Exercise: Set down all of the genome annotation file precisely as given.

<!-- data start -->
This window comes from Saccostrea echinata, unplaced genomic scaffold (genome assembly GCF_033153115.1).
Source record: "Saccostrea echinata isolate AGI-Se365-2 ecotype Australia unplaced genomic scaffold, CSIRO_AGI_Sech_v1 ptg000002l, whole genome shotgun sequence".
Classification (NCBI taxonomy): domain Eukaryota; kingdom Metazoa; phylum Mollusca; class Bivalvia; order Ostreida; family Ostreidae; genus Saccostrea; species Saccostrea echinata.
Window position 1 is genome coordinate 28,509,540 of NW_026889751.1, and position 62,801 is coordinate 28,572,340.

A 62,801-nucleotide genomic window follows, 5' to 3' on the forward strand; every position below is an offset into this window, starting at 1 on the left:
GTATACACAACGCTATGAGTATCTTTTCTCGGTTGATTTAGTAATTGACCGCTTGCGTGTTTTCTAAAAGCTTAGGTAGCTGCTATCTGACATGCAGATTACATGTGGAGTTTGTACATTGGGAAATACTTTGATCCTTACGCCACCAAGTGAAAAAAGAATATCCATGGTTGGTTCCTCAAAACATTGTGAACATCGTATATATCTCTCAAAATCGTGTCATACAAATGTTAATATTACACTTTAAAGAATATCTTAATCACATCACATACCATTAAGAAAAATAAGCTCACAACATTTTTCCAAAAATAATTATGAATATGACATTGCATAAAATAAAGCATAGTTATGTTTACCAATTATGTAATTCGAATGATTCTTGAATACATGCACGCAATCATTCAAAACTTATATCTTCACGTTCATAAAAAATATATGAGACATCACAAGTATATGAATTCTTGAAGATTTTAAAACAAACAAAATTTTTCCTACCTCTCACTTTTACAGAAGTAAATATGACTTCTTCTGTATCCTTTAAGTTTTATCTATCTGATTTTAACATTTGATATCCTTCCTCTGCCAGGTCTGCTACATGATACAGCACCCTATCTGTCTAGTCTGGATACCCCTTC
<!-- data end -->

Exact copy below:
This window comes from Saccostrea echinata, unplaced genomic scaffold (genome assembly GCF_033153115.1).
Source record: "Saccostrea echinata isolate AGI-Se365-2 ecotype Australia unplaced genomic scaffold, CSIRO_AGI_Sech_v1 ptg000002l, whole genome shotgun sequence".
Classification (NCBI taxonomy): domain Eukaryota; kingdom Metazoa; phylum Mollusca; class Bivalvia; order Ostreida; family Ostreidae; genus Saccostrea; species Saccostrea echinata.
Window position 1 is genome coordinate 28,509,540 of NW_026889751.1, and position 62,801 is coordinate 28,572,340.

A 62,801-nucleotide genomic window follows, 5' to 3' on the forward strand; every position below is an offset into this window, starting at 1 on the left:
GTATACACAACGCTATGAGTATCTTTTCTCGGTTGATTTAGTAATTGACCGCTTGCGTGTTTTCTAAAAGCTTAGGTAGCTGCTATCTGACATGCAGATTACATGTGGAGTTTGTACATTGGGAAATACTTTGATCCTTACGCCACCAAGTGAAAAAAGAATATCCATGGTTGGTTCCTCAAAACATTGTGAACATCGTATATATCTCTCAAAATCGTGTCATACAAATGTTAATATTACACTTTAAAGAATATCTTAATCACATCACATACCATTAAGAAAAATAAGCTCACAACATTTTTCCAAAAATAATTATGAATATGACATTGCATAAAATAAAGCATAGTTATGTTTACCAATTATGTAATTCGAATGATTCTTGAATACATGCACGCAATCATTCAAAACTTATATCTTCACGTTCATAAAAAATATATGAGACATCACAAGTATATGAATTCTTGAAGATTTTAAAACAAACAAAATTTTTCCTACCTCTCACTTTTACAGAAGTAAATATGACTTCTTCTGTATCCTTTAAGTTTTATCTATCTGATTTTAACATTTGATATCCTTCCTCTGCCAGGTCTGCTACATGATACAGCACCCTATCTGTCTAGTCTGGATACCCCTTC